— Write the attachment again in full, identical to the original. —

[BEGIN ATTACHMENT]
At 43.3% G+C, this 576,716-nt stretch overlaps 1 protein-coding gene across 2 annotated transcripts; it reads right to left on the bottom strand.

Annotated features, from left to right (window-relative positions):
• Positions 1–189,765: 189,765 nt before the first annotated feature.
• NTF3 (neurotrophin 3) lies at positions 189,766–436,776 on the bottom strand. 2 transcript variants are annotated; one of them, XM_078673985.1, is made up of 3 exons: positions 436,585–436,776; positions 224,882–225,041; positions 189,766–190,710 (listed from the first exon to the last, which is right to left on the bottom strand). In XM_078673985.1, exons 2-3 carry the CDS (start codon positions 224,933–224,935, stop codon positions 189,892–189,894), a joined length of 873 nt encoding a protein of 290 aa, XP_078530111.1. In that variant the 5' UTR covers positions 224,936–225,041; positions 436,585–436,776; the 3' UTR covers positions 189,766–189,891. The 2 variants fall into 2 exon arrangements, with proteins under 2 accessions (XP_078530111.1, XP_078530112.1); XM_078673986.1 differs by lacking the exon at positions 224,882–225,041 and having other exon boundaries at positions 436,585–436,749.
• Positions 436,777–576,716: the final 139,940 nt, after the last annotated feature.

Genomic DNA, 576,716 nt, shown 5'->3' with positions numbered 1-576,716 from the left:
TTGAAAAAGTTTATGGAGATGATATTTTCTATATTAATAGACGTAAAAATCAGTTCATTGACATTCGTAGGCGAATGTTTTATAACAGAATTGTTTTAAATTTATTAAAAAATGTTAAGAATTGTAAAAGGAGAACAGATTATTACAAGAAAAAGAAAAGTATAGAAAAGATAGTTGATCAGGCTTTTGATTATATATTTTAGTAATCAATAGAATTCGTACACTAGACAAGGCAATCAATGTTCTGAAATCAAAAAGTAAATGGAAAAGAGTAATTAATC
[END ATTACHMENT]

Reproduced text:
At 43.3% G+C, this 576,716-nt stretch overlaps 1 protein-coding gene across 2 annotated transcripts; it reads right to left on the bottom strand.

Annotated features, from left to right (window-relative positions):
• Positions 1–189,765: 189,765 nt before the first annotated feature.
• NTF3 (neurotrophin 3) lies at positions 189,766–436,776 on the bottom strand. 2 transcript variants are annotated; one of them, XM_078673985.1, is made up of 3 exons: positions 436,585–436,776; positions 224,882–225,041; positions 189,766–190,710 (listed from the first exon to the last, which is right to left on the bottom strand). In XM_078673985.1, exons 2-3 carry the CDS (start codon positions 224,933–224,935, stop codon positions 189,892–189,894), a joined length of 873 nt encoding a protein of 290 aa, XP_078530111.1. In that variant the 5' UTR covers positions 224,936–225,041; positions 436,585–436,776; the 3' UTR covers positions 189,766–189,891. The 2 variants fall into 2 exon arrangements, with proteins under 2 accessions (XP_078530111.1, XP_078530112.1); XM_078673986.1 differs by lacking the exon at positions 224,882–225,041 and having other exon boundaries at positions 436,585–436,749.
• Positions 436,777–576,716: the final 139,940 nt, after the last annotated feature.

Genomic DNA, 576,716 nt, shown 5'->3' with positions numbered 1-576,716 from the left:
TTGAAAAAGTTTATGGAGATGATATTTTCTATATTAATAGACGTAAAAATCAGTTCATTGACATTCGTAGGCGAATGTTTTATAACAGAATTGTTTTAAATTTATTAAAAAATGTTAAGAATTGTAAAAGGAGAACAGATTATTACAAGAAAAAGAAAAGTATAGAAAAGATAGTTGATCAGGCTTTTGATTATATATTTTAGTAATCAATAGAATTCGTACACTAGACAAGGCAATCAATGTTCTGAAATCAAAAAGTAAATGGAAAAGAGTAATTAATC